Perhaps the most important thing you can do for a good night’s sleep and your overall health is proper spinal alignment – making sure your spine is supported to rest in its natural curvature.
Sleep is a regenerative process for the body, and whether you feel rested in the morning when you get up can have a lot to do with how well your body and its systems and muscles were able to relax and heal during sleep. Many people complain of back pain when they get up in the morning, and the cause could very well be that their spine was not properly aligned during sleep.
So what does proper spinal alignment look like and how do you achieve it? The key is to keep your ears, shoulders and hips in line with each other. A number of factors will affect this:
The optimum sleep position for spinal alignment is on your back, and the next-best is side sleeping with your legs stretched out (versus curled up towards your chest). Both of these, along with an appropriate pillow for the position, will keep the ears, shoulders and hips aligned.
If you sleep on your stomach, the best thing to do for your overall health is try to train yourself in one of the other positions and give yourself time with it. If that doesn’t work, make sure you select a low-loft pillow. Most pillows have more fill in them than stomach sleepers need and cause the spine to angle up.
What mattress is best for spinal alignment? That’s a simple question with a not-so-simple answer because, as you know, everyone’s body is different as well as their comfort preferences.
A study published by an ergonomics journal investigated how spine support affects sleep and found that the relationship between bedding (mattress and pillow) and sleep quality is affected by individual body proportions and sleep posture. In particular, the study said that a sagging sleep system negatively affects sleep quality for people who sleep on their side or stomach.
Now, a “sagging” bed doesn’t necessarily mean that the mattress is old and needs replacement, although in a lot of instances it may be the case; the sagging could just be that the mattress is not sufficiently supporting the sleeper’s body where it is needed most – in the shoulders and hips.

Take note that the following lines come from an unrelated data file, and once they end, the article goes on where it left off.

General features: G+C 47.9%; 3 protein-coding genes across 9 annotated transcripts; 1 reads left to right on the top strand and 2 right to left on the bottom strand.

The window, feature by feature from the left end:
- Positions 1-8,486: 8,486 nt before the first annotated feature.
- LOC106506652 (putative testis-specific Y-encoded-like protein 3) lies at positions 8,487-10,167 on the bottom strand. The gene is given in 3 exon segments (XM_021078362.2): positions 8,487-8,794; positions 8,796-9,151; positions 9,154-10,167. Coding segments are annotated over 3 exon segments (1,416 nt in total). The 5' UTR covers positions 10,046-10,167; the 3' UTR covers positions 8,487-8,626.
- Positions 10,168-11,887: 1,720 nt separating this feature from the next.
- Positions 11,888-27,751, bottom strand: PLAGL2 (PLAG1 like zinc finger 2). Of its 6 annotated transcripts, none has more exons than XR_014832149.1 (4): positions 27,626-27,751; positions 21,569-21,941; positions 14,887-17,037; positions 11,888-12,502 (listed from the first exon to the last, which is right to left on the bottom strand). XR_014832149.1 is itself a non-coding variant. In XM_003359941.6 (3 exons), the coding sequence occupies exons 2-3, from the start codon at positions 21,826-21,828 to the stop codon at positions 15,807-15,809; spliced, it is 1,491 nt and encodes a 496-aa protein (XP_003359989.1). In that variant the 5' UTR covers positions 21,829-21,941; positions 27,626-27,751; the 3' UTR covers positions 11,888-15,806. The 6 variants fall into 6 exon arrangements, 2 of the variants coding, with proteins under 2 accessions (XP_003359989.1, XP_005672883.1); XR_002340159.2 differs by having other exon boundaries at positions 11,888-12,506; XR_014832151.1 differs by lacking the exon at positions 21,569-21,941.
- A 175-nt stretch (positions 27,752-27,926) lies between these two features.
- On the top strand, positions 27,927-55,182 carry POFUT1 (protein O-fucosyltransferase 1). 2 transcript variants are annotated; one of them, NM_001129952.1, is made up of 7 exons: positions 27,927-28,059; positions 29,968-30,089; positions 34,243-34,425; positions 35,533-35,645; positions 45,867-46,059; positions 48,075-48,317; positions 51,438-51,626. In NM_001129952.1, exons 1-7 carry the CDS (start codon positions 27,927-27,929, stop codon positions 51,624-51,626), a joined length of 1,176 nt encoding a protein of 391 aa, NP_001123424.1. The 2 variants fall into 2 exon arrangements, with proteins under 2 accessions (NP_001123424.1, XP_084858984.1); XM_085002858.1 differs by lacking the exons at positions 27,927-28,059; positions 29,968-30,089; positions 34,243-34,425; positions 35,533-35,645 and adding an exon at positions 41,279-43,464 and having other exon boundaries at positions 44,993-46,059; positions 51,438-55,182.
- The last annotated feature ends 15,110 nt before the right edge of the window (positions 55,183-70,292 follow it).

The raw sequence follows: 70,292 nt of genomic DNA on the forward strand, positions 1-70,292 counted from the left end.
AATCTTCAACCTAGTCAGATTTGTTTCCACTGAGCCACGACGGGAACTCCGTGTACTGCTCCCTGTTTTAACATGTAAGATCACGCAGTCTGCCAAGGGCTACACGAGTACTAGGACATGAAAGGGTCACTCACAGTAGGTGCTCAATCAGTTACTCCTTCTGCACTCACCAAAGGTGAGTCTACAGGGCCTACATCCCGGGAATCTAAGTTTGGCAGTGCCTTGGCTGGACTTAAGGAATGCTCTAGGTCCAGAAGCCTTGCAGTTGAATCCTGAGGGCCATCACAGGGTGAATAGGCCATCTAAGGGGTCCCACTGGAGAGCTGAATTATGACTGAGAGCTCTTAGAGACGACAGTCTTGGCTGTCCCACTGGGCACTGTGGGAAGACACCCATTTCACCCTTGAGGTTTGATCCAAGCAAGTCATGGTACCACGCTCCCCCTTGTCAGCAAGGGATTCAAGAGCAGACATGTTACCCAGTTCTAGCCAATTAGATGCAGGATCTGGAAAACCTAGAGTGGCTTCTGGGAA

The bottom line is that individual differences in body size, weight and proportions make it very important to try out mattresses to find the one that gives you the best support your body needs.
When it comes to pillow talk, most people just think about the one under the head, but pillows can be used to help support other parts of the body too, depending on your sleep position.
The pillow for your head should support the natural curve of your neck and shoulders and allow the spine to rest in a neutral position. Make sure it doesn’t elevate your head so high that it puts stress on your neck, shoulders and back. A finer point of pillow placement is that it should be under the head and neck, not under the shoulders which could push the spine out of alignment.
For side sleepers, placing a firm pillow between your knees will keep your top leg from pulling your spine out of alignment and therefore reduce stress on your hips and lower back. Back sleepers can place a small pillow or rolled towel under the lower part of the back for a little extra support.